a)  The most commonly used finishing is this one. The figurine is first drowned in nitric or sulphuric acid and then brushed all over with a solution of reetha in water. It is then exposed to the flame for about three to four minutes, when the figurine changes from the reddish tinge of copper to a dull greyish metallic colour. If cavities are found, as faults, they are filled with the soldering mixture (lead, brass and silver) and mud is applied in the surrounding area for coverage from the heat and then it is entirely exposed to the flame. The faulty area, now fixed is then hammered on the cross stand. It is then dipped in nitric or sulphuric acid again and then brushed with the reetha solution and exposed to the flame again for further finishing. This is the process used for finishing everyday products, as it is handy and less expensive.

b) The second method is a process banned almost everywhere in the world, because of environmental hazard. This process of mercury gilding is being practiced from the 7th century BC and is a very expensive and time consuming process of finishing, which is now practiced in Norbulingka only on orders and special figurines, like the 22 feet tall Buddha in their monastery.  In this ancient process, mercury is first mixed with gold after being burnt in a pot together and then applied to the various pieces of the figurine before being assembled or to the assembled structure using a brush, made with pig hair. Pig hair brushes are used owing to the strength and durability of the material and hence can be used three to four times. It is also applied with cotton on the less detailed areas. As soon as the mixture is applied, it is rubbed with saw dust and then instantly mercury is blown off the figurine using a blowtorch otherwise, if it is made to stay, it would react more and would not give the desired finish. Once the mercury is burnt off, it leaves a dull gold finish on the surface. The process of polishing that follows is also an extensive one. First, the gilded surface is rubbed with a scratch brush of brass wire, until its surface is smooth.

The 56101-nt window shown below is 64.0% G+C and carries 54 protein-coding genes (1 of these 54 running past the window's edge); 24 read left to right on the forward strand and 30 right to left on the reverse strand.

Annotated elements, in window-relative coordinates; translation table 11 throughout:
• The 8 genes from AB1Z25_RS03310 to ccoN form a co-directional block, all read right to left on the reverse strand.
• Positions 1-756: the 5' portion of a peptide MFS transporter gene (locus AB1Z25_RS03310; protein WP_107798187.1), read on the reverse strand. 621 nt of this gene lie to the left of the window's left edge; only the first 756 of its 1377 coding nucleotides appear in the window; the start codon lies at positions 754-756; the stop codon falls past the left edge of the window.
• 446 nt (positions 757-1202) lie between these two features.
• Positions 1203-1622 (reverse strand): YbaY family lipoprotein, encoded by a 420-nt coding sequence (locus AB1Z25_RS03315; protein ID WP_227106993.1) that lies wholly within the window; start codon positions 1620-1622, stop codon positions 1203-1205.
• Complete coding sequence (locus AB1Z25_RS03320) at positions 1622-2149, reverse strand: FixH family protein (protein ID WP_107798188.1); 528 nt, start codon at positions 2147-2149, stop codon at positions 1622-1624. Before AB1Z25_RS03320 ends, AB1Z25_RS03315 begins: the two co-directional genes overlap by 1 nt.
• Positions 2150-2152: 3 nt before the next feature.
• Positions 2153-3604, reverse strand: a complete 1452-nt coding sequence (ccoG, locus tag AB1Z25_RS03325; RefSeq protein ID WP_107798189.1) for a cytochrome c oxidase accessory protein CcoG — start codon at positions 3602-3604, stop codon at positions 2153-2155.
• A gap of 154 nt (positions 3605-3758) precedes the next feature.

c) It is then covered with gilding wax, and again exposed to fire until the wax is burnt off. Gilding wax is composed of beeswax mixed with some of the following substances: red ochre (merch branch), verdigris, copper scales, alum, vitriol, and borax. By this operation the colour of the gilding is heightened, and the effect seems to be produced by a perfect dissipation of some mercury remaining after the former operation. The gilt surface is then covered over with potassium nitrate, alum or other salts, ground together, and mixed into a paste with water or weak ammonia. The piece of metal thus covered is exposed to heat, and then quenched in water. By this method, its colour is further improved and brought nearer to that of gold, probably by removing any particles of copper that may have been on the gilt surface. This process, when skilfully carried out, produces gilding of great solidity and beauty.

d) These Buddha figurines are casted as well, but the casting is done in Aligarh and the Institute just works on its finishing. The younger artisans file the pieces to perfection and then the pieces are sent to the Thangka section for their face finishing. The hair of the Buddhas is coloured in blue acrylic paint and the face is painted in gold. The gold is in the form of pulses and it is mixed in water and kept to blend in it for over a month, and water is kept being added to the mixture and left to blend. Gold worth 3100 is used up to paint faces of two pieces. Each piece is recoated 4-5 times after the previous coat dries. The Thangka painters highlight the eyes and the lips with acrylic paint, after which the pieces are sent to the shop for sale. These figurines are way cheaper than the figurines made in sheet metal because these are way easier to make and require less efforts and are also cheaper.